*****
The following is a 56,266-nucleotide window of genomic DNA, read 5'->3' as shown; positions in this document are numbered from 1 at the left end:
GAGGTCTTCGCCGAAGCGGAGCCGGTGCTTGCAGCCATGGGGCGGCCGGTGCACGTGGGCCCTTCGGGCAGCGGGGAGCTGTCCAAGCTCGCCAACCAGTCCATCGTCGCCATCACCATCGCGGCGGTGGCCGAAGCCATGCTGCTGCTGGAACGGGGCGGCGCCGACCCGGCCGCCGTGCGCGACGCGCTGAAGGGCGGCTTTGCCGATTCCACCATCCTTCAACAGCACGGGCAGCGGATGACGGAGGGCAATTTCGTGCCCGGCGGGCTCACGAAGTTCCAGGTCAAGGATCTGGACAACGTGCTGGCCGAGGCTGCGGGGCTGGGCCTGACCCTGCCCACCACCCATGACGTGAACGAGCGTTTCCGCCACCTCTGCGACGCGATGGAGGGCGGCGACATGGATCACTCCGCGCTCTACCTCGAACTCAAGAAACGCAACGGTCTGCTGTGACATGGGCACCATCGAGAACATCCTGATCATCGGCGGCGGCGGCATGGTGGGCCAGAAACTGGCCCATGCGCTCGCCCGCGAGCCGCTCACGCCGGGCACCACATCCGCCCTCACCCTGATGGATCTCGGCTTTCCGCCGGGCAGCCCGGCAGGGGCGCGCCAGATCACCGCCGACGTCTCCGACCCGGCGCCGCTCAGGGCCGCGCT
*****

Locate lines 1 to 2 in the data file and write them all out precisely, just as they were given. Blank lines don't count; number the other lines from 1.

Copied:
The following is a 56,266-nucleotide window of genomic DNA, read 5'->3' as shown; positions in this document are numbered from 1 at the left end:
GAGGTCTTCGCCGAAGCGGAGCCGGTGCTTGCAGCCATGGGGCGGCCGGTGCACGTGGGCCCTTCGGGCAGCGGGGAGCTGTCCAAGCTCGCCAACCAGTCCATCGTCGCCATCACCATCGCGGCGGTGGCCGAAGCCATGCTGCTGCTGGAACGGGGCGGCGCCGACCCGGCCGCCGTGCGCGACGCGCTGAAGGGCGGCTTTGCCGATTCCACCATCCTTCAACAGCACGGGCAGCGGATGACGGAGGGCAATTTCGTGCCCGGCGGGCTCACGAAGTTCCAGGTCAAGGATCTGGACAACGTGCTGGCCGAGGCTGCGGGGCTGGGCCTGACCCTGCCCACCACCCATGACGTGAACGAGCGTTTCCGCCACCTCTGCGACGCGATGGAGGGCGGCGACATGGATCACTCCGCGCTCTACCTCGAACTCAAGAAACGCAACGGTCTGCTGTGACATGGGCACCATCGAGAACATCCTGATCATCGGCGGCGGCGGCATGGTGGGCCAGAAACTGGCCCATGCGCTCGCCCGCGAGCCGCTCACGCCGGGCACCACATCCGCCCTCACCCTGATGGATCTCGGCTTTCCGCCGGGCAGCCCGGCAGGGGCGCGCCAGATCACCGCCGACGTCTCCGACCCGGCGCCGCTCAGGGCCGCGCT